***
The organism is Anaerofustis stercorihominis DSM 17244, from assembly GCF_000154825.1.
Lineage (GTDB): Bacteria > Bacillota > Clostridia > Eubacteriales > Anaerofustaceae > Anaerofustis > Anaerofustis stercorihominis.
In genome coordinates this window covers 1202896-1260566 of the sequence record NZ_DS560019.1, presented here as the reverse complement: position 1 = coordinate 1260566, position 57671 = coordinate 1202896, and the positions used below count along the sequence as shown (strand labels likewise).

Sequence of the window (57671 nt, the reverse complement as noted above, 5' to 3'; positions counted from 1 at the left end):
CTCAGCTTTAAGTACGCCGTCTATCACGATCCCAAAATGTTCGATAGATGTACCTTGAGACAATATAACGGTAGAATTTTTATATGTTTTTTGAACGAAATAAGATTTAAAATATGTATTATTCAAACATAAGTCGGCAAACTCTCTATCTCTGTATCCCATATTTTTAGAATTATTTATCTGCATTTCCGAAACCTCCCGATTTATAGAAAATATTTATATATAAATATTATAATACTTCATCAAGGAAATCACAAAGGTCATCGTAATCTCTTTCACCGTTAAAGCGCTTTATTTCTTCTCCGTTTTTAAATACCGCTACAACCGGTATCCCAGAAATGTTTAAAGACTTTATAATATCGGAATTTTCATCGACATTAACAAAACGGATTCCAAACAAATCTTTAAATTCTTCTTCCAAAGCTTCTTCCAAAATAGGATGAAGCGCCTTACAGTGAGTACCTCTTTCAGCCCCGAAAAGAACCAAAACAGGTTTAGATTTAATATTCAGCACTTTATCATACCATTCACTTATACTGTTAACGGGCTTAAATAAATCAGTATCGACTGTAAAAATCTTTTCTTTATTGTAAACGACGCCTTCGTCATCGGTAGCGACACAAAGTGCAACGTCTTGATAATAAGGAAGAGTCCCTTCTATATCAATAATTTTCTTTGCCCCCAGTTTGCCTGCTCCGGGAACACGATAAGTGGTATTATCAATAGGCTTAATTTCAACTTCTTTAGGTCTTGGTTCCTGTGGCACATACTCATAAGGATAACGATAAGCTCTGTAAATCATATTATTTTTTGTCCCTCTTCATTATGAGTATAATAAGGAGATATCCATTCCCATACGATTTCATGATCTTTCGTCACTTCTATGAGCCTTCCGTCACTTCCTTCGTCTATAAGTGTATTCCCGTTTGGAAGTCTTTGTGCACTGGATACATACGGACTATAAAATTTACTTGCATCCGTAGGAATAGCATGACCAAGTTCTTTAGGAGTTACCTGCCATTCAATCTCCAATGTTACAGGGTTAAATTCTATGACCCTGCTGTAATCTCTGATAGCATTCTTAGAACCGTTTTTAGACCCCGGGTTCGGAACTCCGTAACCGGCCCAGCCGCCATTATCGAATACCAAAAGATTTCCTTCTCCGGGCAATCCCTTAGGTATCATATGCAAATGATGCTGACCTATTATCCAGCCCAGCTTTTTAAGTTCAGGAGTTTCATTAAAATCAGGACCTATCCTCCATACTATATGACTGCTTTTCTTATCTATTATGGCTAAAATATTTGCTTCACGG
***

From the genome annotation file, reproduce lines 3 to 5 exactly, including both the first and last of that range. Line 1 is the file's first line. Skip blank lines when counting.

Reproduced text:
In genome coordinates this window covers 1202896-1260566 of the sequence record NZ_DS560019.1, presented here as the reverse complement: position 1 = coordinate 1260566, position 57671 = coordinate 1202896, and the positions used below count along the sequence as shown (strand labels likewise).

Sequence of the window (57671 nt, the reverse complement as noted above, 5' to 3'; positions counted from 1 at the left end):
CTCAGCTTTAAGTACGCCGTCTATCACGATCCCAAAATGTTCGATAGATGTACCTTGAGACAATATAACGGTAGAATTTTTATATGTTTTTTGAACGAAATAAGATTTAAAATATGTATTATTCAAACATAAGTCGGCAAACTCTCTATCTCTGTATCCCATATTTTTAGAATTATTTATCTGCATTTCCGAAACCTCCCGATTTATAGAAAATATTTATATATAAATATTATAATACTTCATCAAGGAAATCACAAAGGTCATCGTAATCTCTTTCACCGTTAAAGCGCTTTATTTCTTCTCCGTTTTTAAATACCGCTACAACCGGTATCCCAGAAATGTTTAAAGACTTTATAATATCGGAATTTTCATCGACATTAACAAAACGGATTCCAAACAAATCTTTAAATTCTTCTTCCAAAGCTTCTTCCAAAATAGGATGAAGCGCCTTACAGTGAGTACCTCTTTCAGCCCCGAAAAGAACCAAAACAGGTTTAGATTTAATATTCAGCACTTTATCATACCATTCACTTATACTGTTAACGGGCTTAAATAAATCAGTATCGACTGTAAAAATCTTTTCTTTATTGTAAACGACGCCTTCGTCATCGGTAGCGACACAAAGTGCAACGTCTTGATAATAAGGAAGAGTCCCTTCTATATCAATAATTTTCTTTGCCCCCAGTTTGCCTGCTCCGGGAACACGATAAGTGGTATTATCAATAGGCTTAATTTCAACTTCTTTAGGTCTTGGTTCCTGTGGCACATACTCATAAGGATAACGATAAGCTCTGTAAATCATATTATTTTTTGTCCCTCTTCATTATGAGTATAATAAGGAGATATCCATTCCCATACGATTTCATGATCTTTCGTCACTTCTATGAGCCTTCCGTCACTTCCTTCGTCTATAAGTGTATTCCCGTTTGGAAGTCTTTGTGCACTGGATACATACGGACTATAAAATTTACTTGCATCCGTAGGAATAGCATGACCAAGTTCTTTAGGAGTTACCTGCCATTCAATCTCCAATGTTACAGGGTTAAATTCTATGACCCTGCTGTAATCTCTGATAGCATTCTTAGAACCGTTTTTAGACCCCGGGTTCGGAACTCCGTAACCGGCCCAGCCGCCATTATCGAATACCAAAAGATTTCCTTCTCCGGGCAATCCCTTAGGTATCATATGCAAATGATGCTGACCTATTATCCAGCCCAGCTTTTTAAGTTCAGGAGTTTCATTAAAATCAGGACCTATCCTCCATACTATATGACTGCTTTTCTTATCTATTATGGCTAAAATATTTGCTTCACGG